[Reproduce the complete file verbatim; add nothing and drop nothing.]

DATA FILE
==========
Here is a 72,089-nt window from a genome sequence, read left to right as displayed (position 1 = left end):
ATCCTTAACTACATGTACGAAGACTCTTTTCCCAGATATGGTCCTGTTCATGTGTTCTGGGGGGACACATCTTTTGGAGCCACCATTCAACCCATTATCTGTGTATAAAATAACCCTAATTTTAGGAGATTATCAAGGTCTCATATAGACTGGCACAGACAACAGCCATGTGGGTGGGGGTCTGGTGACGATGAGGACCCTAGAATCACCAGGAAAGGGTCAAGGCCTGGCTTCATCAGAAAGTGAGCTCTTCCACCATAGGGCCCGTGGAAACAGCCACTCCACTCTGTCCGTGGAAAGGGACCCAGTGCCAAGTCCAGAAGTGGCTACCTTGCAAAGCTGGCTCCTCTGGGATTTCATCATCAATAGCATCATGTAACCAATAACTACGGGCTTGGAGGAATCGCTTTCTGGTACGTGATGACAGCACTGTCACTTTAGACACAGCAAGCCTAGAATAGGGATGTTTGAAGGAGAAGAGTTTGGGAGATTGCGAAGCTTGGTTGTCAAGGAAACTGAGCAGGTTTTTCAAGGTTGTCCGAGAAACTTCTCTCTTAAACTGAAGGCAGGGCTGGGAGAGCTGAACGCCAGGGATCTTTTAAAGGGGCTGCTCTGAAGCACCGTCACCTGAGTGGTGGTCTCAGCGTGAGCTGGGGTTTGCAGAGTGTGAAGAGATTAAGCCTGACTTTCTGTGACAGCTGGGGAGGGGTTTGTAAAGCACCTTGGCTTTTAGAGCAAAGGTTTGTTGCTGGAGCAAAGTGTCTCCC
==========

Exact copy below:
Here is a 72,089-nt window from a genome sequence, read left to right as displayed (position 1 = left end):
ATCCTTAACTACATGTACGAAGACTCTTTTCCCAGATATGGTCCTGTTCATGTGTTCTGGGGGGACACATCTTTTGGAGCCACCATTCAACCCATTATCTGTGTATAAAATAACCCTAATTTTAGGAGATTATCAAGGTCTCATATAGACTGGCACAGACAACAGCCATGTGGGTGGGGGTCTGGTGACGATGAGGACCCTAGAATCACCAGGAAAGGGTCAAGGCCTGGCTTCATCAGAAAGTGAGCTCTTCCACCATAGGGCCCGTGGAAACAGCCACTCCACTCTGTCCGTGGAAAGGGACCCAGTGCCAAGTCCAGAAGTGGCTACCTTGCAAAGCTGGCTCCTCTGGGATTTCATCATCAATAGCATCATGTAACCAATAACTACGGGCTTGGAGGAATCGCTTTCTGGTACGTGATGACAGCACTGTCACTTTAGACACAGCAAGCCTAGAATAGGGATGTTTGAAGGAGAAGAGTTTGGGAGATTGCGAAGCTTGGTTGTCAAGGAAACTGAGCAGGTTTTTCAAGGTTGTCCGAGAAACTTCTCTCTTAAACTGAAGGCAGGGCTGGGAGAGCTGAACGCCAGGGATCTTTTAAAGGGGCTGCTCTGAAGCACCGTCACCTGAGTGGTGGTCTCAGCGTGAGCTGGGGTTTGCAGAGTGTGAAGAGATTAAGCCTGACTTTCTGTGACAGCTGGGGAGGGGTTTGTAAAGCACCTTGGCTTTTAGAGCAAAGGTTTGTTGCTGGAGCAAAGTGTCTCCC